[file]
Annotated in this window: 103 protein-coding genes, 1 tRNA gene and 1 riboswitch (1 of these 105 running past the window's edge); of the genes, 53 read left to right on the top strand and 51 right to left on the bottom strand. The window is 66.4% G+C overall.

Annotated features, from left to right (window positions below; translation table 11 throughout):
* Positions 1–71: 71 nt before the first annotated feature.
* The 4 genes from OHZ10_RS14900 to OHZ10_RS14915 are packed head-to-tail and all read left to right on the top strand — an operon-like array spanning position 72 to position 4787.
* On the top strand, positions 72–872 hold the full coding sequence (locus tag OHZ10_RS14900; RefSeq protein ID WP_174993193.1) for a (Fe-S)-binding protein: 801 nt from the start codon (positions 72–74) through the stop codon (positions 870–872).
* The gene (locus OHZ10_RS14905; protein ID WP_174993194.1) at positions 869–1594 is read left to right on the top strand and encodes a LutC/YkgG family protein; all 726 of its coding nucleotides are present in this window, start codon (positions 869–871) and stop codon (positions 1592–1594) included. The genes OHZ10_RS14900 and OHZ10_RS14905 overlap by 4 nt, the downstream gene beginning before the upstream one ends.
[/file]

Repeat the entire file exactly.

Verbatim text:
Annotated in this window: 103 protein-coding genes, 1 tRNA gene and 1 riboswitch (1 of these 105 running past the window's edge); of the genes, 53 read left to right on the top strand and 51 right to left on the bottom strand. The window is 66.4% G+C overall.

Annotated features, from left to right (window positions below; translation table 11 throughout):
* Positions 1–71: 71 nt before the first annotated feature.
* The 4 genes from OHZ10_RS14900 to OHZ10_RS14915 are packed head-to-tail and all read left to right on the top strand — an operon-like array spanning position 72 to position 4787.
* On the top strand, positions 72–872 hold the full coding sequence (locus tag OHZ10_RS14900; RefSeq protein ID WP_174993193.1) for a (Fe-S)-binding protein: 801 nt from the start codon (positions 72–74) through the stop codon (positions 870–872).
* The gene (locus OHZ10_RS14905; protein ID WP_174993194.1) at positions 869–1594 is read left to right on the top strand and encodes a LutC/YkgG family protein; all 726 of its coding nucleotides are present in this window, start codon (positions 869–871) and stop codon (positions 1592–1594) included. The genes OHZ10_RS14900 and OHZ10_RS14905 overlap by 4 nt, the downstream gene beginning before the upstream one ends.